Monday, July 5, 2010

The War of 18-49, Rules of Engagement


Scheduling history: The show's first four seasons and the first half of the fifth aired on Monday. After a year and a half as a Thursday relief player, filling in for $#*! My Dad Says in the second half of the 2010-11 season and then replacing How to Be a Gentleman in 2011-12, it returned to Monday to replace Partners in its seventh and final season.

See (who saw) how it all began: Rules of Engagement was a measly midseason replacement with a 7-episode order when it debuted on February 5, 2007 with a 5.2 in the demo. That's a big number, and it's also an abnormally big 90% retention out of lead-in Two and a Half Men.  The show cooled a bit, dipping all the way to a 3.6 for the season finale on March 19, but it was good enough for season 2.

The best of times: While it never got better than the 5.2 premiere, the show returned for the 2007-08 and spent pretty much the whole year in the 4.0 range. But CBS was so filled up in the comedy department that it got held for midseason, and its March 2009 return brought another 13-episode run of ~4.0 demos.

The worst of times: The complaint about this show was that while it seemed a better 2.5 Men retainer than other options, nobody really knew how well it would do away from that.  It finally got that chance toward the end of its midseason 2009 run and it didn't impress, posting a mere 1.9 demo for an original on a special Wednesday airing and a 2.7 at 8:00 on a Monday. Those results probably contributed to it getting bumped back to midseason duty for 2009-10. Its worst run of raw numbers came at the end, as it dropped back below 2.0 on a couple occasions (including a 1.6 on 4/22/13 and a 1.8 for the 5/20/13 series finale) when its How I Met Your Mother lead-in was a repeat.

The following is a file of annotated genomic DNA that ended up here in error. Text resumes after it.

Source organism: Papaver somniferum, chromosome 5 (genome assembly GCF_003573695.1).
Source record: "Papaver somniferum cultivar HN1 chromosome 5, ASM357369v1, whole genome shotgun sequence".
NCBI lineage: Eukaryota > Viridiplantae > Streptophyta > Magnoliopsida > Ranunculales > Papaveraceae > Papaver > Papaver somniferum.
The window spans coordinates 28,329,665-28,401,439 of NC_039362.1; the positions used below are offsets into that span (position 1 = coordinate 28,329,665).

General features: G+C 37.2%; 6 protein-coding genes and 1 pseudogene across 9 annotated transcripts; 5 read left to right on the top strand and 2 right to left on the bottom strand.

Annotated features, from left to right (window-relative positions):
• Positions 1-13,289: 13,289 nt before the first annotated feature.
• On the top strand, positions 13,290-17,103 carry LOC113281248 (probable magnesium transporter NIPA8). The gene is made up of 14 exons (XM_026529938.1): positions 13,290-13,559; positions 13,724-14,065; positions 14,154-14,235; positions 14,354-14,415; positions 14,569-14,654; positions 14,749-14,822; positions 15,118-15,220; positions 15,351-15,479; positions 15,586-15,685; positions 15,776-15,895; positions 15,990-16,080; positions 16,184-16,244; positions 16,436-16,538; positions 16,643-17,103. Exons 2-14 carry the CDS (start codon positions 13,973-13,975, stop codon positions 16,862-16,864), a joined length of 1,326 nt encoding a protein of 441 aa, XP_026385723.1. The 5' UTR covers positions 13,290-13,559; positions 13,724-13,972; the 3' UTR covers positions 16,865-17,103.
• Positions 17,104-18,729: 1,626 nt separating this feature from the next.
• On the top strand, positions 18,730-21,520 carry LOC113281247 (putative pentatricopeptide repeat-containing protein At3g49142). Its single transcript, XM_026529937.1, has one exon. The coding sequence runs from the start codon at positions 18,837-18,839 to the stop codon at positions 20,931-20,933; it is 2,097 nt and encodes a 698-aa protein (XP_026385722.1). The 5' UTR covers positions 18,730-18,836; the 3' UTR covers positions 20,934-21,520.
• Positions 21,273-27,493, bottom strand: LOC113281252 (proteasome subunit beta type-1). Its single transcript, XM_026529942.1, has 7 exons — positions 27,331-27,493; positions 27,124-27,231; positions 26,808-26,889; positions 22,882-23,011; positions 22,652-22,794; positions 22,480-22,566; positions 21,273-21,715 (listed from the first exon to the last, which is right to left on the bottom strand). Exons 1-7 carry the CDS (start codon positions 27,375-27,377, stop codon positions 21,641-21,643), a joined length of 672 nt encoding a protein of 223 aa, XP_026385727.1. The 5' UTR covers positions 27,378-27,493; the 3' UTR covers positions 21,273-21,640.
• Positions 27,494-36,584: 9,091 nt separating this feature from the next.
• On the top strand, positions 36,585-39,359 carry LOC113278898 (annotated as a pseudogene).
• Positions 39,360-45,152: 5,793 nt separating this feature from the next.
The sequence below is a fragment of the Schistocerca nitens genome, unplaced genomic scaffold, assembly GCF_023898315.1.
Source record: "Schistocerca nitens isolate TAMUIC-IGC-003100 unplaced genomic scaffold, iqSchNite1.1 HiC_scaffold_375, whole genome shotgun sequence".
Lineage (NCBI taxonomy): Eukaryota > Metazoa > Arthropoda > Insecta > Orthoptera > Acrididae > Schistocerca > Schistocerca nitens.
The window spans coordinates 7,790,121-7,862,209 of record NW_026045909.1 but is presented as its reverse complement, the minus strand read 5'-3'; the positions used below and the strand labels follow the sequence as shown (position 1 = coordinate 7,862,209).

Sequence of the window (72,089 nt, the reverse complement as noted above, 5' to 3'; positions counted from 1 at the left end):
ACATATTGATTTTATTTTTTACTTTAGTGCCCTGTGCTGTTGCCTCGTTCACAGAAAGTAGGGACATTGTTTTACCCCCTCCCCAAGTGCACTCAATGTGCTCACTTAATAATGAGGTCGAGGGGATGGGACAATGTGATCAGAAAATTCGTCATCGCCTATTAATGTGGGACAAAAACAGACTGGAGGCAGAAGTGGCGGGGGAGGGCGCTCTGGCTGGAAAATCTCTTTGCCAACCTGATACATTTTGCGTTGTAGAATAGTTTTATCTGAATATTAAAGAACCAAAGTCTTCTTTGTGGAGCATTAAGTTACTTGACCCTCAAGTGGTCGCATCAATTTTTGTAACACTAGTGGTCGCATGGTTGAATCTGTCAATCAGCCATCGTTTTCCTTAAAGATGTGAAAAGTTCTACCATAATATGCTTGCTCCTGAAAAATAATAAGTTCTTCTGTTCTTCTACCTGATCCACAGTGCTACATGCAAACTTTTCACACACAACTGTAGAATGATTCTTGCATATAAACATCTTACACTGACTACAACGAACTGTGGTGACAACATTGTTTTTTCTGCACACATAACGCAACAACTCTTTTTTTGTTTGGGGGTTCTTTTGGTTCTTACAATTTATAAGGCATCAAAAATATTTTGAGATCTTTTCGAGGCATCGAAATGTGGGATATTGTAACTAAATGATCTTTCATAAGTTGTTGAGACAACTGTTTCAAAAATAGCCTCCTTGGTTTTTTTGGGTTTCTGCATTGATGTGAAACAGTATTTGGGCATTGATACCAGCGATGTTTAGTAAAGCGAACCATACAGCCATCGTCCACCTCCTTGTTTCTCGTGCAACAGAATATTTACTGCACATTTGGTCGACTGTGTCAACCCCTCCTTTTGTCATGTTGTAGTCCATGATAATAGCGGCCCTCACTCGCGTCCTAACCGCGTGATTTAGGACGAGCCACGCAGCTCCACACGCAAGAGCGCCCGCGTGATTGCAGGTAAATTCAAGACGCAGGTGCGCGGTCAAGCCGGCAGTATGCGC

Then vs. now: On a network with little need for utility players, Rules of Engagement found a way to get to 100 episodes basically filling that role. It consistently managed to fill in for and improve upon failed fall comedies, and CBS was mostly content with it doing that and not much more; even in its one full season (2010-11), it changed timeslots halfway through. By the end, it was hanging on largely because of CBS' struggles developing new comedies. And with what sounds like a strong class of newbies for the 2013-14 season, CBS finally had no need for Rules of Engagement.

Adults 18-49 info by season:

Seas Year Timeslot Avg y2y Lo Hi Results Grade
12006-07Monday 9:304.573.65.2detail
42009-10Monday 8:303.00-18%2.53.6detail
52010-11Mon 8:30, Thu 8:302.88-4%2.23.4detailC+
62011-12Thursday 8:302.91+1%2.13.7detailB-
72012-13Monday 8:302.31-21%1.63.1detailC

Historical-adjusted ratings by season:

Seas Year A18-49+ Label Now15 y2y Lo Hi Premiere Finale
12006-07 121 solid2.04 96 138 138 96
22007-08 123 solid2.06 +1% 112 136 136 130
32008-09 121 solid2.04 -1% 63 146 130 146
42009-10 107 solid1.79 -12% 89 128 121 114
52010-11 113 solid1.90 +6% 87 134 122 98
62011-12 123 solid2.07 +9% 89 157 152 89
72012-13 110 solid1.84 -11% 76 147 147 85

For more on The War of 18-49, my look at the history of primetime TV's veteran shows, see the Index.


Spot said...

I love that a show that spent its entire run as a utility player has a career label "tentpole."

Spot said...

I think it is interesting it was a solid its entire career. Getting both a 122 and 123 twice each!

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